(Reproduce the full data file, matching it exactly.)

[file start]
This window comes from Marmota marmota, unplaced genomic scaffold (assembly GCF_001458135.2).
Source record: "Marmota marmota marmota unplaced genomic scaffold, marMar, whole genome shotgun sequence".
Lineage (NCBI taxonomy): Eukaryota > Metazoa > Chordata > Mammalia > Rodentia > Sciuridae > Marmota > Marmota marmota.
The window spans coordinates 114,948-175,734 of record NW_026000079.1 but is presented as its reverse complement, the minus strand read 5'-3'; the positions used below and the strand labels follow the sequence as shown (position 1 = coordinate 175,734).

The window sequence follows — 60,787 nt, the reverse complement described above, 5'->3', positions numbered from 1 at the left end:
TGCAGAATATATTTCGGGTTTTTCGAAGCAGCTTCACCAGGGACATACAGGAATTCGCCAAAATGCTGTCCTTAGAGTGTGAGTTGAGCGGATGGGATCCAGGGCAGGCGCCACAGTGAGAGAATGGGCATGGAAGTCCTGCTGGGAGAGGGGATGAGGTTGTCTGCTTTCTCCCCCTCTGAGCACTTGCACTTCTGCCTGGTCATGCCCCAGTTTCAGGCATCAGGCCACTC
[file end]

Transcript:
This window comes from Marmota marmota, unplaced genomic scaffold (assembly GCF_001458135.2).
Source record: "Marmota marmota marmota unplaced genomic scaffold, marMar, whole genome shotgun sequence".
Lineage (NCBI taxonomy): Eukaryota > Metazoa > Chordata > Mammalia > Rodentia > Sciuridae > Marmota > Marmota marmota.
The window spans coordinates 114,948-175,734 of record NW_026000079.1 but is presented as its reverse complement, the minus strand read 5'-3'; the positions used below and the strand labels follow the sequence as shown (position 1 = coordinate 175,734).

The window sequence follows — 60,787 nt, the reverse complement described above, 5'->3', positions numbered from 1 at the left end:
TGCAGAATATATTTCGGGTTTTTCGAAGCAGCTTCACCAGGGACATACAGGAATTCGCCAAAATGCTGTCCTTAGAGTGTGAGTTGAGCGGATGGGATCCAGGGCAGGCGCCACAGTGAGAGAATGGGCATGGAAGTCCTGCTGGGAGAGGGGATGAGGTTGTCTGCTTTCTCCCCCTCTGAGCACTTGCACTTCTGCCTGGTCATGCCCCAGTTTCAGGCATCAGGCCACTC